A transsexual woman may have a penis surgically constructed and her breasts removed so she appears as a man - she may also be given hormones to stop menstration, to deepen her voice and encourage growth of body a facial hair. - This is a good example of the effects of FTM hormone treatment

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However, in terms of genetics and sexual organs, she will always be female. This is not a problem as long as she feels like a man - why she would probably be undergoing the treatment in the first place!

Technically, her sex would be female but her gender identity (an individual's perception of their own masculinity/femininity) would be masculine (I think this is why the term 'transgender' is more widely used than 'transexual' now).

This suggests gender is fixed (like sex) as people cannot simply adopt the gender role of the sex they were born

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So, is gender fixed or not?

There's a debate about whether gender is fixed or not. There is a body of evidence that suggests a person's gender can change.

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Imperato -McGinley et al (1979)

  • They wanted to demonstrate that individuals can change their gender role and identity
  • A case study on 18 males who were part of the same extended family living in rural communities in the Dominican Republic.
  • They had been born with a hormone deficiency which meant their genitals appeared to be female and so they were raised as girls.
  • Research shows they had no issues with adopiting a feminine identity and role until puberty, when the increased production of male hormones caused their testicles to decend and their ********-like organs to grow into penises 
  • Following their biological transformation, nearly all of the boys easily adapted to their true sex by adopting masculine idenities and 'behaving like men'
  • This shows that sex and gender are distinct concepts - their sex had not changed over time but their gender had. When investigated they had full embraced the gender role, showing that gender is flexible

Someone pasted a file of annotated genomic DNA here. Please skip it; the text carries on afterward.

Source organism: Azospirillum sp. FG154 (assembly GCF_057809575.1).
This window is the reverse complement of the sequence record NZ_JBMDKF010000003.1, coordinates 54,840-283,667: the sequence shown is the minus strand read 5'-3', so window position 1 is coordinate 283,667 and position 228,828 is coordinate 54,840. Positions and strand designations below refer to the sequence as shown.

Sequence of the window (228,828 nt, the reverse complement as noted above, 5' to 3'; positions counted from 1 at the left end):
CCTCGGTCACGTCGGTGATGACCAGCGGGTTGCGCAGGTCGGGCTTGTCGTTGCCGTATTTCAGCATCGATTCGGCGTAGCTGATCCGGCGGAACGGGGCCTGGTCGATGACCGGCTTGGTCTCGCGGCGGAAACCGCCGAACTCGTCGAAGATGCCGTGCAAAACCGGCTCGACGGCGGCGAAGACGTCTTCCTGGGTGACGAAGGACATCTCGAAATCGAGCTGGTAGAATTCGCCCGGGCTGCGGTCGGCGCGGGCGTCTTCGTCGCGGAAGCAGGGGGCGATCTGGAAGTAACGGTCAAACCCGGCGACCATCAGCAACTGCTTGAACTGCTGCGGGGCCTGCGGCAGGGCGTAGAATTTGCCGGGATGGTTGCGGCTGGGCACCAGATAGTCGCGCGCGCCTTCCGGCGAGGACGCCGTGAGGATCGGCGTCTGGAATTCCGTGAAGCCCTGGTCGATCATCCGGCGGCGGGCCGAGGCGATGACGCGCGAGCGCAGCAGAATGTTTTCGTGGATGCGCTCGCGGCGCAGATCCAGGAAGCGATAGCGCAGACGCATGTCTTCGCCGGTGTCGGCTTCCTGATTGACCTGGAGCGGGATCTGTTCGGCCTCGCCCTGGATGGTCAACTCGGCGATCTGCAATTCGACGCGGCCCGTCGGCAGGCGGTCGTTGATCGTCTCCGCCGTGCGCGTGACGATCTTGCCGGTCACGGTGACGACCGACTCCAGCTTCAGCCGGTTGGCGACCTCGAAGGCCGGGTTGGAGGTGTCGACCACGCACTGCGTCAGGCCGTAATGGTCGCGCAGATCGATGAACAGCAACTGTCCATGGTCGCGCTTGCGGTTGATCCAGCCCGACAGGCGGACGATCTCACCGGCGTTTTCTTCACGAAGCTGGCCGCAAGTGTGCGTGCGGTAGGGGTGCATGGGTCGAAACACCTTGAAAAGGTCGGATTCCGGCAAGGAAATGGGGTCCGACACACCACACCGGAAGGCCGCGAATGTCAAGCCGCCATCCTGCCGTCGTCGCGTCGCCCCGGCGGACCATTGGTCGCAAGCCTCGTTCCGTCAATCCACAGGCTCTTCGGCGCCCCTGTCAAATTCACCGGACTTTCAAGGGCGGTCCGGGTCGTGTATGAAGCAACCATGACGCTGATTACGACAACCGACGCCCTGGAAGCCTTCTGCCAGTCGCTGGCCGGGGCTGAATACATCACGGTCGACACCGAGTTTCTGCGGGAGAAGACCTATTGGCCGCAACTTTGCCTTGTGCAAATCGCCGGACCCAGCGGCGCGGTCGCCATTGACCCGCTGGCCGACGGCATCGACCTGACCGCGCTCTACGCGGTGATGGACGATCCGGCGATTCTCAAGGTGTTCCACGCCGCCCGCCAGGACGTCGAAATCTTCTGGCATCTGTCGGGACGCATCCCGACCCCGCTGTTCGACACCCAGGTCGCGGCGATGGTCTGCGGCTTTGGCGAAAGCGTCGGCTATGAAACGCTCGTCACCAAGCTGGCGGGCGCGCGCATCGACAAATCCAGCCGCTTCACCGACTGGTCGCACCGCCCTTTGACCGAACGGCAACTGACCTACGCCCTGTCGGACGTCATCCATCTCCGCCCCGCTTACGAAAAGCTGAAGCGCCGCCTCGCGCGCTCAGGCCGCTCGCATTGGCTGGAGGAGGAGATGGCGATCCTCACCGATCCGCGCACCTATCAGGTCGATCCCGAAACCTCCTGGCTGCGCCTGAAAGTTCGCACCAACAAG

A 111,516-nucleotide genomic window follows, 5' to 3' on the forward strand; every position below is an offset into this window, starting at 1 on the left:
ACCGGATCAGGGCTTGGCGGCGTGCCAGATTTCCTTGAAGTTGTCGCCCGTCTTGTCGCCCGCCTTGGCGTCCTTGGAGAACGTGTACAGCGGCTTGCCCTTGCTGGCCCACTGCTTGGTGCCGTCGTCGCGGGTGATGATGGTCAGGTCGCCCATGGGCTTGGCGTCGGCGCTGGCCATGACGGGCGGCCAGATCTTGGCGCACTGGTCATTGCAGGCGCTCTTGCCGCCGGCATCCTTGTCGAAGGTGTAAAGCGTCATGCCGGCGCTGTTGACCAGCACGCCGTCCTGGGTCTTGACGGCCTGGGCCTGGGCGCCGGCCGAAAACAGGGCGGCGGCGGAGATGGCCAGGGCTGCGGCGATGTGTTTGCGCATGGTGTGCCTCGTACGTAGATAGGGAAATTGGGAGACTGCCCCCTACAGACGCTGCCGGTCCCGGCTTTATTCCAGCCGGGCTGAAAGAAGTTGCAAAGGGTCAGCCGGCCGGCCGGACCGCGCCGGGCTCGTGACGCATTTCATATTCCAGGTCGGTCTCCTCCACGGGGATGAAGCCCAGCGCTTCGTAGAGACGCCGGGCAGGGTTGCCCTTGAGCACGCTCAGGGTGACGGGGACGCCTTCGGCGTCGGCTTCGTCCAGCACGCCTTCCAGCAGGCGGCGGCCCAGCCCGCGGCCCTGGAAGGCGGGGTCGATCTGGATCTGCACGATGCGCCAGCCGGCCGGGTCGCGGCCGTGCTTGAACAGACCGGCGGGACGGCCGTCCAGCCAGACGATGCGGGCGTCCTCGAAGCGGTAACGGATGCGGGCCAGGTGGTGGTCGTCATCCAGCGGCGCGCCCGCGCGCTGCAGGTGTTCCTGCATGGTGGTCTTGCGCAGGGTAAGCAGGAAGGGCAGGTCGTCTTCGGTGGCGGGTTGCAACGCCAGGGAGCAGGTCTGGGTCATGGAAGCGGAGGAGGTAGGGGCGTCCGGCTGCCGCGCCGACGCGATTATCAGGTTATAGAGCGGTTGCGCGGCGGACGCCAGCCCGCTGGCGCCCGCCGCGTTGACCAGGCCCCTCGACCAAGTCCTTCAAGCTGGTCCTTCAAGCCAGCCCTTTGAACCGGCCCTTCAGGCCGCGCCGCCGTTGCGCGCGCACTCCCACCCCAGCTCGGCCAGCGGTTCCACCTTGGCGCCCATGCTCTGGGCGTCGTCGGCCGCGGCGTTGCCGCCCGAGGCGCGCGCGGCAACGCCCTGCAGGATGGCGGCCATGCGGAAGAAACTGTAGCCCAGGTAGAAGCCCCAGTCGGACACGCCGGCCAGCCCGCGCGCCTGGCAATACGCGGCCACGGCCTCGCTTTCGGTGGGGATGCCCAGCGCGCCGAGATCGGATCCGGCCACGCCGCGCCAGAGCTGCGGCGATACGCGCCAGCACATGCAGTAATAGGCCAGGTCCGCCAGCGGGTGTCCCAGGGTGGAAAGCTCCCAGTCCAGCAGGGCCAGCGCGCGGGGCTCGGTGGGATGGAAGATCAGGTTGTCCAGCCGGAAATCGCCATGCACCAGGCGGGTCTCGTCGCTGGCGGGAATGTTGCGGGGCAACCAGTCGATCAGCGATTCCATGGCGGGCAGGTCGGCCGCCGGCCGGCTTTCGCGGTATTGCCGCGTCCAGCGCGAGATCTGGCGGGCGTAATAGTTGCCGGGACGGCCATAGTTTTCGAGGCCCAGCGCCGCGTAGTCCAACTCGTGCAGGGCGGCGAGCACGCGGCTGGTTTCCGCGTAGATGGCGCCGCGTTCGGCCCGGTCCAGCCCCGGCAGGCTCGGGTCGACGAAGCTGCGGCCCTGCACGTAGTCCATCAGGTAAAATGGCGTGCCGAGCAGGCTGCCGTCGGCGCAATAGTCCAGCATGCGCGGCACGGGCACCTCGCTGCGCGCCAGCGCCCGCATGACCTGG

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Evaluation of Imp-McG

However, case studies are small and so can't be generalised to other cultures. Some cultures would respond differently and not adapt so easily to their new gender. For example, in this community, roles were seen as God-given and part of one's destiny. The Dominican Rep was a very patriachal society so boys in the study may have been pleased to be male.

BUT the researchers had to rely on reterospective accounts of their childhoods as they didn't meet them until they were older. They could not, therefore, reliably say that the boys had fully adopted the female role prior to puberty.

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Further evidence...

of the flexibility of gender comes from Rekers et al (1974) (note that this is BEFORE Impreato-McGinley). They described how they used a three year programme of treatment to extinguish the highly feminine behaviour of an eight year old boy and replace it with masculine behaviour.

When the boy was assessed at 16, he was described as a normal gender-appropriate adolescent. This had been achieved by reinforcing masculine traits in the boy, again showing that a person's behaviour can be changed (perhaps supporting the behaviourist theory?) 

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Evaluation of sex and gender

To conclude, psychologists are more interested in the concept of gender because it relates to the people's perception of themselves and to their behaviour.

Essentially, gender is a psychological concept, whereas sex is a biological concept. There is little dispute about the origins of an individual's sex, but what makes a person masculine, feminine or androgynous is much more debatable.

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These are some things I found on Google that you could use in 10 markers as evidence/to dispute theories or simply to mention. -- may be able to find who will be transsexual before puberty! Supports theory that gender is interchangable in an innate way. -- just displays the confusion people have with gender identity